The balance in the Motor Fuel Tax Fund will drop much further proportionally than the Road Fund due to the $50 million sweep in FY2015. Historically, the Motor Fuel Tax Fund has not seen the same amount of increase in its fund balance, which has been relatively flat over the last ten years. The State ended FY2014 with a balance in the Motor Fuel Tax Fund totaling $111.7 million, which is slightly less than the FY2007 total of $114.9 million. The FY2016 budget estimated that the Fund’s balance would increase by $3.2 million at the end of FY2015 but due to the sweep now is expected to decline by $46.8 million, or 41.9%, totaling $64.9 million.
The State expects to take in revenues of $1.2 billion in the Motor Fuel Tax Fund and spend approximately the same amount prior to the sweeps. This includes a series of transfers to the State’s other accounts including the Road Fund and transfers to counties, municipalities and townships to pay for local road projects.
The following table shows Motor Fuel Tax Fund revenues, transfers, expenditures and fund balance from FY2007 through FY2016.
The Transportation Department issued a memo regarding the Motor Fuel Tax Fund sweep stating that the reduction in the balance would delay distribution of funds to local governments in April but that payments would return to normal the following month.
Local Tax and Other Fund Sweeps
The remaining $1.0 billion of sweeps approved in HB318 come from the balances of more than 100 funds in the State’s Other Funds. The State of Illinois has approximately 550 Special Funds that receive earmarked revenues and are used for designated purposes outside of and sometimes to supplement the regular General Funds operating budget. These Funds are expected to have balances totaling $2.7 billion at the end of FY2015 prior to the sweeps.
The State’s Other Funds also include Federal Trust Funds with balances that are estimated to total $322.1 million at the end of FY2015 and State Trust Funds with balances of $182.5 million, on a cash basis.
The second largest sweep authorized in HB318 after the Road Fund is $200 million taken from the Local Government Trust Fund. The budget book does not include details on the Local Government Trust Fund balance for FY2015. The fund is part of the State Trust Funds and is used to deposit sales tax revenues that are collected by the State and passed on to local governments. The fund receives 15% of the proceeds from the sales tax applied to automobile sales and the 1.0% sales taxes collected on food and drugs. According to data on the Illinois Comptroller’s website, the Local Government Tax Fund currently has a balance of only $164.8 million and the sweeps to the General Funds have not yet taken place.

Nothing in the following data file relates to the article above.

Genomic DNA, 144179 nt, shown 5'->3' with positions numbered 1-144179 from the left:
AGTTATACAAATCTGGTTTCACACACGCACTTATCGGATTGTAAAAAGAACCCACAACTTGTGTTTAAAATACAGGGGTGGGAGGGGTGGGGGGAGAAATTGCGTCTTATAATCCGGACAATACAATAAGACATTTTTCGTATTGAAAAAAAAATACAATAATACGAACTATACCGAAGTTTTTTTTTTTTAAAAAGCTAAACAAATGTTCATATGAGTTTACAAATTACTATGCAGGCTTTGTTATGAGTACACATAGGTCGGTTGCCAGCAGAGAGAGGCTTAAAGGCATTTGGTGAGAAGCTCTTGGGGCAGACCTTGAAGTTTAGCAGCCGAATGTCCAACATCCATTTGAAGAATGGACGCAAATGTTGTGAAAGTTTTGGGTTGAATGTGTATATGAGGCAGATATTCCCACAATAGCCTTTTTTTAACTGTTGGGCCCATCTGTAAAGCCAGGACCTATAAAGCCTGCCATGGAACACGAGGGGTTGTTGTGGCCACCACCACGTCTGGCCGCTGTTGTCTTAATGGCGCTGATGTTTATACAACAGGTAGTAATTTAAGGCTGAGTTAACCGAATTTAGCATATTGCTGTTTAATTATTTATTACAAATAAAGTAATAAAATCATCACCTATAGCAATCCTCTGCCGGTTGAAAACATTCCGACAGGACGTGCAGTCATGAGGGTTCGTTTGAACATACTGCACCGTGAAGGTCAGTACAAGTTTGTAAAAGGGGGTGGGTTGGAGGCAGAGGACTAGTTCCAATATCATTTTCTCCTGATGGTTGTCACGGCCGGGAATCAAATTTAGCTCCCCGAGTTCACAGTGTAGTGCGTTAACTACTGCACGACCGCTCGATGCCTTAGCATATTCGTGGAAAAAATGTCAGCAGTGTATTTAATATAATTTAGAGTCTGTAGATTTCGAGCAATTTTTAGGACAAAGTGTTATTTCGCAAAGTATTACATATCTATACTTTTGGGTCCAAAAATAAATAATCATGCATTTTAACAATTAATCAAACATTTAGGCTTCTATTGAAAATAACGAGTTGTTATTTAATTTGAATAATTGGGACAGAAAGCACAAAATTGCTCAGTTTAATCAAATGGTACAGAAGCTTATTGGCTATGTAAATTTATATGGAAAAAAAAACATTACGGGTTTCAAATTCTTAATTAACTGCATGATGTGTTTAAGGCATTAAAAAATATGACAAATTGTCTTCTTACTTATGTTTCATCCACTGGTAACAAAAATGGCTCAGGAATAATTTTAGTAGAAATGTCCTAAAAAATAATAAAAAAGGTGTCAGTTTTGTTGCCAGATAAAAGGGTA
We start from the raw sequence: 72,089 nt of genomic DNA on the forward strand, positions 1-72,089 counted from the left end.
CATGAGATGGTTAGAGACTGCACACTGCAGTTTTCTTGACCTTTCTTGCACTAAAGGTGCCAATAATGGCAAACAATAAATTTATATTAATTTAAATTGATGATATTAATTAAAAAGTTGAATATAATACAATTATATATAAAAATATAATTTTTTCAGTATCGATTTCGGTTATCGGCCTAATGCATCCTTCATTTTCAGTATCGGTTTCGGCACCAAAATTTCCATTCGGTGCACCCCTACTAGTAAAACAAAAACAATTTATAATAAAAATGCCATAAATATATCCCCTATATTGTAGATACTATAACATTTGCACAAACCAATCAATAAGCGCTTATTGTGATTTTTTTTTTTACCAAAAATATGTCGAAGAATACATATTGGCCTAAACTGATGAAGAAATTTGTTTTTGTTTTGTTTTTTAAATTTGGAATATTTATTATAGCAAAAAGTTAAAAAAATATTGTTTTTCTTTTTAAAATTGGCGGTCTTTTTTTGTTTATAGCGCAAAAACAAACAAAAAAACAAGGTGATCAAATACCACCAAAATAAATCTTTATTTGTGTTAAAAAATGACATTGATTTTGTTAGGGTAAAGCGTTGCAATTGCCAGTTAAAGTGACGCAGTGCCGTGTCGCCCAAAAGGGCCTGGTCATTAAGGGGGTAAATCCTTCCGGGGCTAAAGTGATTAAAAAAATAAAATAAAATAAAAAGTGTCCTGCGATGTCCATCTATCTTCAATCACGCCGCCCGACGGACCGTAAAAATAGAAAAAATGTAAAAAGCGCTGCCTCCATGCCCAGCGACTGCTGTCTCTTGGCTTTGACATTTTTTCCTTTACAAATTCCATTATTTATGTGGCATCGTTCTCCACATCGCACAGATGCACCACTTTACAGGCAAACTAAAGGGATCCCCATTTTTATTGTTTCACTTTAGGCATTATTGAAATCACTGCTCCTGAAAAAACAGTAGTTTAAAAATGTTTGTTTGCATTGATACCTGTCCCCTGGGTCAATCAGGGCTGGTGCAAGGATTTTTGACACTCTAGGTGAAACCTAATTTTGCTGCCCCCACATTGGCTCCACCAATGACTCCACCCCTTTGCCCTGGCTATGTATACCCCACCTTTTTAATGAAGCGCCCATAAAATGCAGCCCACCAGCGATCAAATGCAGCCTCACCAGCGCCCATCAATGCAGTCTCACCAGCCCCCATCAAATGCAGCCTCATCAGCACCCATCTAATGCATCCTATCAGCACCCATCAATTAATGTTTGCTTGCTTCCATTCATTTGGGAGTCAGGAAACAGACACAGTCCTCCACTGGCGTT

Although the legislation does not use any Federal Trust Fund balances for General Funds spending, it does authorize the transfer of $48.0 million from the Federal High Speed Rail Trust Fund to “improve the stability” of the State’s General Obligation Retirement and Interest Fund (GOBRI). The GOBRI Fund is used to make the State’s annual debt service payments.
The high speed rail account is a part of the State’s Special Funds and is not a Federal Trust Fund. However, the fund does receive funding pursuant to an agreement between the State and federal government for the joint construction of high speed rail lines in the region. The cash balance of the Federal High Speed Rail Trust Fund is not included in the funds listed in the budget book. According to Comptroller’s website, the fund currently has a balance of $26.4 million. It is unclear when this transfer will take place and the effect it would have on the State’s high speed rail projects.
Since the FY2015 budget depends on the full sweeps amount of $1.3 billion any balances not available to be swept before the end of the fiscal year would create a deficit and need to be filled with other resources, cut from other spending or would increase the backlog of unpaid bills that is already expected to total more than $6.0 billion.